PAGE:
Thursday, October 18, 2007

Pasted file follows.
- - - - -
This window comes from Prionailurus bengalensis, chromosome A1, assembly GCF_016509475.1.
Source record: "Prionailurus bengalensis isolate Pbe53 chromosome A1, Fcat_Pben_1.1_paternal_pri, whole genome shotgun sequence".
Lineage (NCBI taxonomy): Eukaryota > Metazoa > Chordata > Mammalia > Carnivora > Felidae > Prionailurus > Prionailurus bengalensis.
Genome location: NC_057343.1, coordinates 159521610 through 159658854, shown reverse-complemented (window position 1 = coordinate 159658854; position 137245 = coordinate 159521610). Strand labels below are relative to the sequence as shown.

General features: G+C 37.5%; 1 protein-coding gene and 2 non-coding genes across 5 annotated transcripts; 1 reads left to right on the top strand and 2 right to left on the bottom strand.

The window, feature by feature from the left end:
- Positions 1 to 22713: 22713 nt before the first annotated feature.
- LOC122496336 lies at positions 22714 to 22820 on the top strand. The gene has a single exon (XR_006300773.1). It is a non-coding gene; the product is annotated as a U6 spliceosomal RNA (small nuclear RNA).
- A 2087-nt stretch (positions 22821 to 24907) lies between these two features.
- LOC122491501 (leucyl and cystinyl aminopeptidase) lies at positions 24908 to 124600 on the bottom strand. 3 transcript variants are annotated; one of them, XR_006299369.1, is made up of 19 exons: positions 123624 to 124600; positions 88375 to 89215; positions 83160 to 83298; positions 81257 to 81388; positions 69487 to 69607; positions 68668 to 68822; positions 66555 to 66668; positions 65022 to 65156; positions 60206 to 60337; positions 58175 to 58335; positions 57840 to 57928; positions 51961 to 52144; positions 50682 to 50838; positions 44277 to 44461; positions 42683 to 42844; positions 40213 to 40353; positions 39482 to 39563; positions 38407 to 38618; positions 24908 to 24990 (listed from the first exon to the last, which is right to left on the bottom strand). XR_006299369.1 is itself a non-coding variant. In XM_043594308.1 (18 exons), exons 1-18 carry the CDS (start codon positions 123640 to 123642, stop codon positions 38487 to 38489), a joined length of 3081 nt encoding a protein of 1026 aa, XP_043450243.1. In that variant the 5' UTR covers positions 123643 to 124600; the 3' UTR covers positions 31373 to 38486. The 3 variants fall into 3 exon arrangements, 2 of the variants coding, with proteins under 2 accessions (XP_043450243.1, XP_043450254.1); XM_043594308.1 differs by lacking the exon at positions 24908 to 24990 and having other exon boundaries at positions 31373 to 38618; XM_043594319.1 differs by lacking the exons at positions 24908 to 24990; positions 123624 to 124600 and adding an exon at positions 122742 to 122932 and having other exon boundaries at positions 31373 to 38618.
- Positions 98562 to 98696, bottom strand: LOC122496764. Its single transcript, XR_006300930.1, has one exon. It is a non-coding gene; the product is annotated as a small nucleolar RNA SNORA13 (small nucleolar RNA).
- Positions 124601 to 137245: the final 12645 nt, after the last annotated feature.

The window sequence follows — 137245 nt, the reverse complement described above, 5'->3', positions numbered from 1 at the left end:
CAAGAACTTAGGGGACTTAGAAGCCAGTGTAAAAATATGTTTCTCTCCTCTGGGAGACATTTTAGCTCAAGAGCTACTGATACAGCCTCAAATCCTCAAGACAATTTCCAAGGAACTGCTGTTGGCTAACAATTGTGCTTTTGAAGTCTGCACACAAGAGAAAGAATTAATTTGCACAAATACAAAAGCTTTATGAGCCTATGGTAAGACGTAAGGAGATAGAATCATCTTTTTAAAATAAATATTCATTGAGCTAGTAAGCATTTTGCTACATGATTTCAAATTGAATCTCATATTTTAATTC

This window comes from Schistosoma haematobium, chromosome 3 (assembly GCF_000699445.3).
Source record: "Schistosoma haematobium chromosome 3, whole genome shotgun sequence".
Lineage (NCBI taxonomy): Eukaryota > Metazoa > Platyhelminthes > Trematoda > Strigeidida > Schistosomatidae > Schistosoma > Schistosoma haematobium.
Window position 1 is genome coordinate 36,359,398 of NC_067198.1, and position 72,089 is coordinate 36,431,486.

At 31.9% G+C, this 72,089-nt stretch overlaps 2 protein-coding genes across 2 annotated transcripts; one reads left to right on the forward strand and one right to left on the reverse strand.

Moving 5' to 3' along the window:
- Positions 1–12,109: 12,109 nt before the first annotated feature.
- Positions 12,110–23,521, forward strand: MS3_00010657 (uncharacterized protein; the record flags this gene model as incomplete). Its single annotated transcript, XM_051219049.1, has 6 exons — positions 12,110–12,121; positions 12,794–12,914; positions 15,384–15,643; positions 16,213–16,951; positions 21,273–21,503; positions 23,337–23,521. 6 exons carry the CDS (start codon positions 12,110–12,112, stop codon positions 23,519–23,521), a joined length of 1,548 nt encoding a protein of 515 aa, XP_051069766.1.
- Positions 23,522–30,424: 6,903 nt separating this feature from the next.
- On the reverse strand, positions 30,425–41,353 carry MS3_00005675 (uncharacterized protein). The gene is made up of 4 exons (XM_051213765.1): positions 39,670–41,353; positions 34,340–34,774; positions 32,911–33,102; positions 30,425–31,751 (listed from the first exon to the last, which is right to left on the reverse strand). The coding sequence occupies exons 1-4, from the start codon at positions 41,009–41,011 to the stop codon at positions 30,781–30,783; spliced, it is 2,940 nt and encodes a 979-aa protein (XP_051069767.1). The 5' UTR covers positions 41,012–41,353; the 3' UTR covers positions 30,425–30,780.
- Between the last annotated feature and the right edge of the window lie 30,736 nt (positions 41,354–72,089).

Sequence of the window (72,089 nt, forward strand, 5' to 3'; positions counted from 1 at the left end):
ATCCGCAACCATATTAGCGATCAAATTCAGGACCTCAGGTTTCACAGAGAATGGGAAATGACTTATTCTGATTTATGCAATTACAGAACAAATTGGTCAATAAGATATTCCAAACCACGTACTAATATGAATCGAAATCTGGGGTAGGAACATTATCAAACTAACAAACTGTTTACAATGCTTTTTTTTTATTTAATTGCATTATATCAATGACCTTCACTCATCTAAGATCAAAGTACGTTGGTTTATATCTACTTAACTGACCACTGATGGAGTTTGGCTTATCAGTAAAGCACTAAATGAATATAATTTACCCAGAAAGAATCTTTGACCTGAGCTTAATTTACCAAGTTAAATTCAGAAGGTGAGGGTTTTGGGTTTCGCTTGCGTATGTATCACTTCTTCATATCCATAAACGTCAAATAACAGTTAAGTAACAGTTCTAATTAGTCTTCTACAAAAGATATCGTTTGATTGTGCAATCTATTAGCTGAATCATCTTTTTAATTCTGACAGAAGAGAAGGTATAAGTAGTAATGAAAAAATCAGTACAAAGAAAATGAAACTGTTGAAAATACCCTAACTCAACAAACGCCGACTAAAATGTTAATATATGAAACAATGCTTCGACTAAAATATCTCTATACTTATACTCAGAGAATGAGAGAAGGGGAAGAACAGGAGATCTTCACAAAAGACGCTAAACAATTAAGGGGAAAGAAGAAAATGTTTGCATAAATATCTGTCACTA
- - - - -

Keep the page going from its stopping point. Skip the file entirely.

I recently read the book of Ruth and saw an aspect of the story that I had never paid much attention to before. I guess since the main character in the story is Ruth, I have always focused on her part in the story. But as I read it this time, there was something new that stuck out to me. One thing I love about reading the bible, is that no matter how many times I have read it before, God always has more to say to me when I read it again. The story begins with Naomi. Naomi has two sons who marry girls in Moab where they are living. After some time, Naomi's life encounters some tragic events. Not only does she lose her husband, but her two sons die as well. She is left alone with her two daughters-in-law Ruth and Orpah. Naomi decides that she is going to return to her homeland and urges her two daughters-in-law to return to their own homes because she doesn't figures they will be better off with their own families. Ruth, however, vows to Naomi that she will stay with her. She says (1:16-17), "Where you go I will go, and where you stay I will stay. Your people will be my people and your God my God. Where you die I will die, and there I will be buried. May the Lord deal with me, be it ever so severely, if anything but death separates you and me." Now in this exchange Ruth is showing an intense love and affection for Naomi. I think we can assume that Naomi was a loving mother-in-law who probably comforted Ruth when her husband died. I think that Naomi was truly looking out for Ruth's best interest, when she urged her to return to her family. I think that she valued Ruth more than she cared about her own happiness. So they returned to Bethlehem together. But it's there that Naomi tells her friends, (1:20)"Don't call me Naomi (which means pleasant), but call me Mara (which means bitter), because the Almighty has made my life very bitter." Now, she has many reasons to feel this way. She has lost her husband and two sons. Really, who could blame her. But as I read this story again, God showed me something. He had provided Ruth, whose undying devotion and loyalty was evident. Ruth could have left her and gone back to her family, but she chose to stay with Naomi and help her through this. Naomi was focusing on the wrong thing and it was causing her to be bitter. I can relate to Naomi. Not because I've experienced the same tragedy, but because I can easily take my eyes off of God's blessings and focus on what I don't have or things that I wish were different. Sometimes the very thing we're longing for is closer than we realize. At the end of the story, the women say to Naomi who is holding her new grandson, "your daughter-in-law, who loves you and who is better to you than seven sons, has given him birth" (4:15). Sometimes we can't really see the blessing until it slaps us in the face. These ladies help Naomi to see how God used Ruth, the loyal daughter-in-law and friend, to bring more happiness to Naomi's life than she ever dreamed. This has got me thinking, what blessings am I taking for granted today?